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Anders Honore wrote:At the risk of continuing to be off-topic, I'm going to be bold anyway as I think there's an amusing and slight dhamma related point in it:
I was once told, secondhand, that one Asutralian bhikkhu (don't recall his name, no one famous), once remarked that once he actually got to see a female deva himself, it really took the gloss off what desire he might have for ordinary human women. Apparently, they are so ridiculously beautiful, he could just never look at human women again without them looking utterly flawed and plain in comparison.
And it was with The Buddha's cousin, Nanda: http://www.accesstoinsight.org/tipitaka ... .irel.html
Way I was told was that this was the experience of the Australian bhikkhu in question.
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Anders Honore wrote:Way I was told was that this was the experience of the Australian bhikkhu in question.
Well, being an Australian bhikkhu, it is probably a true story. She probably protected him from a drop-bear or a bunyip. Probably a good thing I have never seen a devatā.
What is the use of his knowledge
pertaining to the number of insects in the whole world?
Rather, inquire into his knowledge of
that which is to be practised by us
This being is bound to samsara, kamma is his means for going beyond.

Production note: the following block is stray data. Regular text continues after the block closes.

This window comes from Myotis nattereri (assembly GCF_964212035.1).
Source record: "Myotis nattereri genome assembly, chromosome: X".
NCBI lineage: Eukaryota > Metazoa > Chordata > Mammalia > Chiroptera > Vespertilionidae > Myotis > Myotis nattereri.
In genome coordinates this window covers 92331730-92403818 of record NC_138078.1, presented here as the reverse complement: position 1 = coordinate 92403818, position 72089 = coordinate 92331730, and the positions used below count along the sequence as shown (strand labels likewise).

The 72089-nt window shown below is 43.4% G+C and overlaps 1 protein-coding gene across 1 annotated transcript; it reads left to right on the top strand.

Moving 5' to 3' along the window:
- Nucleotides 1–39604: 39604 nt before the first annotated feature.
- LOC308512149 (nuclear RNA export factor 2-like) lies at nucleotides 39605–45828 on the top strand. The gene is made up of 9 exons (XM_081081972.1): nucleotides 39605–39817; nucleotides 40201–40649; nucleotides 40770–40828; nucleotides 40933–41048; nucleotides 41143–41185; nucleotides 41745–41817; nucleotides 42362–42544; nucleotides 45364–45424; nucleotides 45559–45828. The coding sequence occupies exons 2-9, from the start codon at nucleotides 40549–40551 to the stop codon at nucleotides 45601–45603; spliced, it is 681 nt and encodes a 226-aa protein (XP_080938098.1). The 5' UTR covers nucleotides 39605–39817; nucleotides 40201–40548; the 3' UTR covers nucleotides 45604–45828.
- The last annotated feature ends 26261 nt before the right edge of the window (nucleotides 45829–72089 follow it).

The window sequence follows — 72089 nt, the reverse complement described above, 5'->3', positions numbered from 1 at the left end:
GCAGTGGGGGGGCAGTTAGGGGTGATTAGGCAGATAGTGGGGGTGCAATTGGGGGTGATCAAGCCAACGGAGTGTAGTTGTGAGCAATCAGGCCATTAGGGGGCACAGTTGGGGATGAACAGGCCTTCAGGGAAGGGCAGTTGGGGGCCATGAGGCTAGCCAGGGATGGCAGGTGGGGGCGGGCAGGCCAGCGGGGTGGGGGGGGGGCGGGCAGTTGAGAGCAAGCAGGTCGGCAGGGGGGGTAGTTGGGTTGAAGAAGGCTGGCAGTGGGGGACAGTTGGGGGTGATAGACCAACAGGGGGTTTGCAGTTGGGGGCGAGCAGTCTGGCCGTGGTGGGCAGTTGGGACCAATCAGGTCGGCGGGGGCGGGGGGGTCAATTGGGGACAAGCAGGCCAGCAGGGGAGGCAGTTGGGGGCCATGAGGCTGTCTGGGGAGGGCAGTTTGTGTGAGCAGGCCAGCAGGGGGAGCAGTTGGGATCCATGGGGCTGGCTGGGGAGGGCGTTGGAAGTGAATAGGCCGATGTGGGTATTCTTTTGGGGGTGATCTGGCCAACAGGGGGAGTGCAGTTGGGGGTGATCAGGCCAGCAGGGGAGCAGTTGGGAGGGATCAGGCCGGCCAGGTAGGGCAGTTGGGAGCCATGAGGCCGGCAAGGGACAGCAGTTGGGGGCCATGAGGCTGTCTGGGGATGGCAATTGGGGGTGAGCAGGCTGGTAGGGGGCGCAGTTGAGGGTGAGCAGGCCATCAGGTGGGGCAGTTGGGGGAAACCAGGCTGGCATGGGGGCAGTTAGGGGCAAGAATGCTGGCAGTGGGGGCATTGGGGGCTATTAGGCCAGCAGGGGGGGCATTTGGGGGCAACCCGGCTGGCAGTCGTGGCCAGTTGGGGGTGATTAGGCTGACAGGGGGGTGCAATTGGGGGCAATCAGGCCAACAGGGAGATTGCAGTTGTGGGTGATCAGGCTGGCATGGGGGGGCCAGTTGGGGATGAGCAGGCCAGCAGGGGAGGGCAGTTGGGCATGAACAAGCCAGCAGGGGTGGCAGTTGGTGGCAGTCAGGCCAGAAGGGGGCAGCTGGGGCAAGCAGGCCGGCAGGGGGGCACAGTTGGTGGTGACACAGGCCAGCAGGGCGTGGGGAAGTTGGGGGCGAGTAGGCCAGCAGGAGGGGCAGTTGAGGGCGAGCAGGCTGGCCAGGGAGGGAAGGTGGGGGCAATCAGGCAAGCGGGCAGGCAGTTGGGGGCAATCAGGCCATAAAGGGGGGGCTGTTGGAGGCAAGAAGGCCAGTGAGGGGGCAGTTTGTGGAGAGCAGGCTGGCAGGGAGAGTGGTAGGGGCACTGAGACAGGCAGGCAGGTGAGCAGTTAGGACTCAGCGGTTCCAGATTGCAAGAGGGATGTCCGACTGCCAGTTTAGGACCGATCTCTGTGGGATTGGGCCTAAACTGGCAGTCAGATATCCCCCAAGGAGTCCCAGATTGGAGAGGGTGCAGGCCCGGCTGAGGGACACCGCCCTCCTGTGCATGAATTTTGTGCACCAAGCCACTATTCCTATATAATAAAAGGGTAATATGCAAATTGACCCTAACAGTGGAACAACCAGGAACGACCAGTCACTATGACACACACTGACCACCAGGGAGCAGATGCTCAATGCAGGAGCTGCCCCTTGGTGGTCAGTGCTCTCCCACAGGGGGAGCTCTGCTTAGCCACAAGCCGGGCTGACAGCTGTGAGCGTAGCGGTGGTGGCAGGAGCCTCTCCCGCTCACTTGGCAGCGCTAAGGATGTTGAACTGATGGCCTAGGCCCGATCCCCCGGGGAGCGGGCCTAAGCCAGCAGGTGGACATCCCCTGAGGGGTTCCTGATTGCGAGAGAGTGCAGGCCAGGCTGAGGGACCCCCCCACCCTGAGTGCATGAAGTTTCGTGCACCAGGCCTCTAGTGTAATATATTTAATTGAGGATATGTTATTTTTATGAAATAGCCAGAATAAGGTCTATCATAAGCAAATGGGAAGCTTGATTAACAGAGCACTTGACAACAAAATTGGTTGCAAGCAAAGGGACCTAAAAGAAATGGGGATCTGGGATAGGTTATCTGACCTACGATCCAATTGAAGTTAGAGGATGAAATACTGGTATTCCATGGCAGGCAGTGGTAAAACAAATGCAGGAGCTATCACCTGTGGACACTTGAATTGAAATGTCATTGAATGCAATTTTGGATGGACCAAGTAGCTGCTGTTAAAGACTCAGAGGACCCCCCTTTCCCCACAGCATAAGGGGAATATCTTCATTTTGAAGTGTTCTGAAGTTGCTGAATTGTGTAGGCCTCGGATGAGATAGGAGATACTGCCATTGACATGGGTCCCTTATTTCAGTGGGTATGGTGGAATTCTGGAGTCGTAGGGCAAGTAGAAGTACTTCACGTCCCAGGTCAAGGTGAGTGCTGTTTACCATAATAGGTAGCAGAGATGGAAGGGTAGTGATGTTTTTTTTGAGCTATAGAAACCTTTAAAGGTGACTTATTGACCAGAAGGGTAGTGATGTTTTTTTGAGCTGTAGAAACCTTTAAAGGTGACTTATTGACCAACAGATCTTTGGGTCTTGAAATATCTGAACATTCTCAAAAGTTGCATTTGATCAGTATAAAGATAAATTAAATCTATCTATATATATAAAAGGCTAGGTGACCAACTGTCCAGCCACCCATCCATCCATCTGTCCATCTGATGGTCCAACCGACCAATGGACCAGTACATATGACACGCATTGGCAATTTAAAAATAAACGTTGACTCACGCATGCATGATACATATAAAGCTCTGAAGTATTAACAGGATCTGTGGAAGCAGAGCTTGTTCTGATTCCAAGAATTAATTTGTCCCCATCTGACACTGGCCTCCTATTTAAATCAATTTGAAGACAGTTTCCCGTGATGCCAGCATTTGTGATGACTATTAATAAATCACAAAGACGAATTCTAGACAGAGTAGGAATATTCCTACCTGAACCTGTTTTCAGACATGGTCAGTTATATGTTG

SN I, 38.
Níl sa saol seo ach ceo
There is naught in this life but mist
Is ní bheimid beo ach seal beag gearr.
And we will not be alive but a short hard time.
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Although now I'm a Theravadan, I owed a lot to Guanyin whom I regarded to be almost like my mother in my quest of discovering Buddhism. He/she is the first 'being' that I meet, or otherwise maybe today I'm not a Buddhist at all. I started getting interested in Buddhism after I read about Guanyin and her description in the Lotus Sutra Chapter 25 (a famous Mahayana sutra). Beginning from that point of time, I started learning more and more about Buddhism and in the end ventured into Theravada where I finally found my path. And yes, there have been shifts in my perception about Guanyin overtime. When I first knew her, I considered her a Bodhisattva, then a manifestation of a past Buddha, then as a concept that represents the ultimate selfless love and compassion, a deity, etc, but now, I could only be satisfied with the last two. She could be a Bodhisattva or even a past Buddha, I certainly don't know and can't be sure about that, but I need to express my gratitude to her for bringing me into Buddhism
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The image posted by OP is actually from the oil paintings series "Dunhuang Flying Series" (敦煌飞天, i.e. "Gandharvas of Dunhuang")
by a modern Chinese artist Zeng Hau(曾浩)
"Guanyin" in Chinese tradition is definitely not a Gandharva (Pali: Gandhabba). Anyway, in popular culture, it is not uncommon to compare beatiful female image with Guanyin.
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